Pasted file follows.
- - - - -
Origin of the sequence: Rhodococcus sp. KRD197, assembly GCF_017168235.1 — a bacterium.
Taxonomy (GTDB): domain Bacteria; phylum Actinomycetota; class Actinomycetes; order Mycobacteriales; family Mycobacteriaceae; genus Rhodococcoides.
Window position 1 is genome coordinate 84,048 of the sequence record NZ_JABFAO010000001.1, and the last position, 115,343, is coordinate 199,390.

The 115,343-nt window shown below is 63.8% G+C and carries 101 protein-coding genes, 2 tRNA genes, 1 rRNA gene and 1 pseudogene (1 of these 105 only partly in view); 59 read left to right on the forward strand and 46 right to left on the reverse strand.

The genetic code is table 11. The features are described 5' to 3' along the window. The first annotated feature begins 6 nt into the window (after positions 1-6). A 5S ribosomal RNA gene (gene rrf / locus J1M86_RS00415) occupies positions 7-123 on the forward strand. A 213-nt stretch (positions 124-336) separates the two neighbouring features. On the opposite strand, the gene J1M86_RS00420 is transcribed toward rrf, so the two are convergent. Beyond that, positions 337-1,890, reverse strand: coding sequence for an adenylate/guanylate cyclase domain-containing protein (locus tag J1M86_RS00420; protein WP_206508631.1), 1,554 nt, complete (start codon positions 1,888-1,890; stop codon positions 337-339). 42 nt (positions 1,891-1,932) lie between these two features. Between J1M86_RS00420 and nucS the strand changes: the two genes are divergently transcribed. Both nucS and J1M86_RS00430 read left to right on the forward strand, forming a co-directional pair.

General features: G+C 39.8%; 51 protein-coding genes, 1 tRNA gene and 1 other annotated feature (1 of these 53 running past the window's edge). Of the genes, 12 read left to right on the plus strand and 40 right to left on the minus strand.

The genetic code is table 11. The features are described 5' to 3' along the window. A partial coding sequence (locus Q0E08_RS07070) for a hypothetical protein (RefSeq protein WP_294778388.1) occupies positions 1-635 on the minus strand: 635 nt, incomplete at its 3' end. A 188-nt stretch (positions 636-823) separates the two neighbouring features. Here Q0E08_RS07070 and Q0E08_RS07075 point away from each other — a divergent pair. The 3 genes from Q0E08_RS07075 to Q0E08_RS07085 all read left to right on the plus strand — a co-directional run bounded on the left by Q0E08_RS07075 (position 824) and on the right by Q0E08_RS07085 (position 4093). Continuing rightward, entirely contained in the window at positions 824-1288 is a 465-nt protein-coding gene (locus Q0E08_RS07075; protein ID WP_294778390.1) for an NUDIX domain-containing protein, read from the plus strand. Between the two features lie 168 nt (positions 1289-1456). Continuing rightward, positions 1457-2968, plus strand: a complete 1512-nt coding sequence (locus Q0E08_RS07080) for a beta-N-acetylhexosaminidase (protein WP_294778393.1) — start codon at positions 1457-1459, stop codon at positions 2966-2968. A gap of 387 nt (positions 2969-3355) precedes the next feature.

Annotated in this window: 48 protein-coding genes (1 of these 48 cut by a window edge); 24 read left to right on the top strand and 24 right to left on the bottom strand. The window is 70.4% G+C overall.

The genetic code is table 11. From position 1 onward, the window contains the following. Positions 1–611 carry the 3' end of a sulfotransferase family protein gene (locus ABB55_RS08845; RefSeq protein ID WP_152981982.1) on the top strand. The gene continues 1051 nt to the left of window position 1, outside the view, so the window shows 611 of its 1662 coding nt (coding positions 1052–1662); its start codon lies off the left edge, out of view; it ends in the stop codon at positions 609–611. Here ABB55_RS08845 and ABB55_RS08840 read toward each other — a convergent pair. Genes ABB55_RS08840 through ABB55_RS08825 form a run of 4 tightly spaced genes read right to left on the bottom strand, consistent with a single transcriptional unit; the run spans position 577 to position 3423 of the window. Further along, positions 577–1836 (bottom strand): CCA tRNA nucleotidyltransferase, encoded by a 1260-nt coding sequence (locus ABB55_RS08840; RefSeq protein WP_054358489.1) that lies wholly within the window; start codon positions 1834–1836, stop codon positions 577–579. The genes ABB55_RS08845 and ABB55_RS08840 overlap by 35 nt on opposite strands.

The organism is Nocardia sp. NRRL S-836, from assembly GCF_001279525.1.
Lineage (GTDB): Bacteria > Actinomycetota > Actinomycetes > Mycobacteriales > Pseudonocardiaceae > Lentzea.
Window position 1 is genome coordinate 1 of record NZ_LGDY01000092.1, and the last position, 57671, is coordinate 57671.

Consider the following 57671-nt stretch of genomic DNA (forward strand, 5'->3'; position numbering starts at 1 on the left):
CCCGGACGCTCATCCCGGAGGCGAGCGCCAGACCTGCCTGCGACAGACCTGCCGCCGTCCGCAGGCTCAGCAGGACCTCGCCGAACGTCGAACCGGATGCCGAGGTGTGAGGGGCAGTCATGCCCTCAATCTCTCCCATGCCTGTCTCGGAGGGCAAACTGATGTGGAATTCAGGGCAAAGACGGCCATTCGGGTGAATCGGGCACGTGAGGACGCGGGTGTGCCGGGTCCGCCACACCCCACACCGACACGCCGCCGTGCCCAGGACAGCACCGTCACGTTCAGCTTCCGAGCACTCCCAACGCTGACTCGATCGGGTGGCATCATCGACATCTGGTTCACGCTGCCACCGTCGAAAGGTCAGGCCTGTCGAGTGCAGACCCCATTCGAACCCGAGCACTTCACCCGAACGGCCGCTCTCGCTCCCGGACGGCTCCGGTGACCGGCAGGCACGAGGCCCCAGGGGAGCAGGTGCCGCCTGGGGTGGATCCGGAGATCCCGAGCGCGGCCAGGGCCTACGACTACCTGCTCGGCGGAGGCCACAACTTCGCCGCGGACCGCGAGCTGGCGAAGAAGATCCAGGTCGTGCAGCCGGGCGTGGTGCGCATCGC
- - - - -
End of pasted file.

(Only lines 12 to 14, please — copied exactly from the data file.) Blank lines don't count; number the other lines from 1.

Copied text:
Window position 1 is genome coordinate 1 of record NZ_LGDY01000092.1, and the last position, 57671, is coordinate 57671.

Consider the following 57671-nt stretch of genomic DNA (forward strand, 5'->3'; position numbering starts at 1 on the left):
CCCGGACGCTCATCCCGGAGGCGAGCGCCAGACCTGCCTGCGACAGACCTGCCGCCGTCCGCAGGCTCAGCAGGACCTCGCCGAACGTCGAACCGGATGCCGAGGTGTGAGGGGCAGTCATGCCCTCAATCTCTCCCATGCCTGTCTCGGAGGGCAAACTGATGTGGAATTCAGGGCAAAGACGGCCATTCGGGTGAATCGGGCACGTGAGGACGCGGGTGTGCCGGGTCCGCCACACCCCACACCGACACGCCGCCGTGCCCAGGACAGCACCGTCACGTTCAGCTTCCGAGCACTCCCAACGCTGACTCGATCGGGTGGCATCATCGACATCTGGTTCACGCTGCCACCGTCGAAAGGTCAGGCCTGTCGAGTGCAGACCCCATTCGAACCCGAGCACTTCACCCGAACGGCCGCTCTCGCTCCCGGACGGCTCCGGTGACCGGCAGGCACGAGGCCCCAGGGGAGCAGGTGCCGCCTGGGGTGGATCCGGAGATCCCGAGCGCGGCCAGGGCCTACGACTACCTGCTCGGCGGAGGCCACAACTTCGCCGCGGACCGCGAGCTGGCGAAGAAGATCCAGGTCGTGCAGCCGGGCGTGGTGCGCATCGC